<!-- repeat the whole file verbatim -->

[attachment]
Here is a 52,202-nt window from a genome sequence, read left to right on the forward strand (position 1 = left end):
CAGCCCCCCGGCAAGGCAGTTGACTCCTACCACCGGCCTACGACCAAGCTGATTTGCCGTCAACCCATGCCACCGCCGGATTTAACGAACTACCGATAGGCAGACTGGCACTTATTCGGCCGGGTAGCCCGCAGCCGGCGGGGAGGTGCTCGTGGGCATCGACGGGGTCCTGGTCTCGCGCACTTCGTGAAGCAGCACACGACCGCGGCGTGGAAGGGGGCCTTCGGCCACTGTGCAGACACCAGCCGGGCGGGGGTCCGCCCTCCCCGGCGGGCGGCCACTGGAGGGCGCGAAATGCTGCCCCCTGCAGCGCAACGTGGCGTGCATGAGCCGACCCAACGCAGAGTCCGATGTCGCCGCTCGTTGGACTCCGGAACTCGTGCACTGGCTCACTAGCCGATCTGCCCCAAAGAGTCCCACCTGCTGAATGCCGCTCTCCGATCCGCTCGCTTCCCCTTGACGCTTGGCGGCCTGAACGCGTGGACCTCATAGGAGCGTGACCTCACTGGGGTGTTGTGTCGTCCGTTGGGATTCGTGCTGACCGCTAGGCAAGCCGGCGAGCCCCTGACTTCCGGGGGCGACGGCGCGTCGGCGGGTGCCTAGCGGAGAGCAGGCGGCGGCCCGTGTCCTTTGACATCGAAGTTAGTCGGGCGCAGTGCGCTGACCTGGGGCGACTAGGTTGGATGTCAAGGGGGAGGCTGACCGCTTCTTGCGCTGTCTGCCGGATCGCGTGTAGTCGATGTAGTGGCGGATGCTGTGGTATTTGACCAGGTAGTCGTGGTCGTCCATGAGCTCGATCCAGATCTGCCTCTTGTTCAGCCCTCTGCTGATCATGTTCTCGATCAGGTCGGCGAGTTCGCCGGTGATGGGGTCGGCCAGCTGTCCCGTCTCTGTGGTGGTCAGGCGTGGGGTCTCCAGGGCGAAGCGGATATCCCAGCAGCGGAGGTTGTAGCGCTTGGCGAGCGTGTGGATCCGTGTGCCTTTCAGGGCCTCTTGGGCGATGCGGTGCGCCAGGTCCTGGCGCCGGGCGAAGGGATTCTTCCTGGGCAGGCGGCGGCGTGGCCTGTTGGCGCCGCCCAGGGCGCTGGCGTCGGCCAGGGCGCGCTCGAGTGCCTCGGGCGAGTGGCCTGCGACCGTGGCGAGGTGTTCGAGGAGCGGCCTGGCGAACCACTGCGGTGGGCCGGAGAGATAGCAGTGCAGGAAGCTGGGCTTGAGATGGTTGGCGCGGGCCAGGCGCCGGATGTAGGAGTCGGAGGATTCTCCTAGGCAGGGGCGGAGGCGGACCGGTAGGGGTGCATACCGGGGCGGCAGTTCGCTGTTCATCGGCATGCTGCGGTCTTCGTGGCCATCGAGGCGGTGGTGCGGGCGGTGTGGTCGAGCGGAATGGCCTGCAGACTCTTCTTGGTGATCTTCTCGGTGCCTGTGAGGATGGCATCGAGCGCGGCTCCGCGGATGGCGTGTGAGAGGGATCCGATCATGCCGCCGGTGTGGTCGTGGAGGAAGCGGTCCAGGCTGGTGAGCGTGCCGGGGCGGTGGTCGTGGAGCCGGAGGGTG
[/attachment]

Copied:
Here is a 52,202-nt window from a genome sequence, read left to right on the forward strand (position 1 = left end):
CAGCCCCCCGGCAAGGCAGTTGACTCCTACCACCGGCCTACGACCAAGCTGATTTGCCGTCAACCCATGCCACCGCCGGATTTAACGAACTACCGATAGGCAGACTGGCACTTATTCGGCCGGGTAGCCCGCAGCCGGCGGGGAGGTGCTCGTGGGCATCGACGGGGTCCTGGTCTCGCGCACTTCGTGAAGCAGCACACGACCGCGGCGTGGAAGGGGGCCTTCGGCCACTGTGCAGACACCAGCCGGGCGGGGGTCCGCCCTCCCCGGCGGGCGGCCACTGGAGGGCGCGAAATGCTGCCCCCTGCAGCGCAACGTGGCGTGCATGAGCCGACCCAACGCAGAGTCCGATGTCGCCGCTCGTTGGACTCCGGAACTCGTGCACTGGCTCACTAGCCGATCTGCCCCAAAGAGTCCCACCTGCTGAATGCCGCTCTCCGATCCGCTCGCTTCCCCTTGACGCTTGGCGGCCTGAACGCGTGGACCTCATAGGAGCGTGACCTCACTGGGGTGTTGTGTCGTCCGTTGGGATTCGTGCTGACCGCTAGGCAAGCCGGCGAGCCCCTGACTTCCGGGGGCGACGGCGCGTCGGCGGGTGCCTAGCGGAGAGCAGGCGGCGGCCCGTGTCCTTTGACATCGAAGTTAGTCGGGCGCAGTGCGCTGACCTGGGGCGACTAGGTTGGATGTCAAGGGGGAGGCTGACCGCTTCTTGCGCTGTCTGCCGGATCGCGTGTAGTCGATGTAGTGGCGGATGCTGTGGTATTTGACCAGGTAGTCGTGGTCGTCCATGAGCTCGATCCAGATCTGCCTCTTGTTCAGCCCTCTGCTGATCATGTTCTCGATCAGGTCGGCGAGTTCGCCGGTGATGGGGTCGGCCAGCTGTCCCGTCTCTGTGGTGGTCAGGCGTGGGGTCTCCAGGGCGAAGCGGATATCCCAGCAGCGGAGGTTGTAGCGCTTGGCGAGCGTGTGGATCCGTGTGCCTTTCAGGGCCTCTTGGGCGATGCGGTGCGCCAGGTCCTGGCGCCGGGCGAAGGGATTCTTCCTGGGCAGGCGGCGGCGTGGCCTGTTGGCGCCGCCCAGGGCGCTGGCGTCGGCCAGGGCGCGCTCGAGTGCCTCGGGCGAGTGGCCTGCGACCGTGGCGAGGTGTTCGAGGAGCGGCCTGGCGAACCACTGCGGTGGGCCGGAGAGATAGCAGTGCAGGAAGCTGGGCTTGAGATGGTTGGCGCGGGCCAGGCGCCGGATGTAGGAGTCGGAGGATTCTCCTAGGCAGGGGCGGAGGCGGACCGGTAGGGGTGCATACCGGGGCGGCAGTTCGCTGTTCATCGGCATGCTGCGGTCTTCGTGGCCATCGAGGCGGTGGTGCGGGCGGTGTGGTCGAGCGGAATGGCCTGCAGACTCTTCTTGGTGATCTTCTCGGTGCCTGTGAGGATGGCATCGAGCGCGGCTCCGCGGATGGCGTGTGAGAGGGATCCGATCATGCCGCCGGTGTGGTCGTGGAGGAAGCGGTCCAGGCTGGTGAGCGTGCCGGGGCGGTGGTCGTGGAGCCGGAGGGTG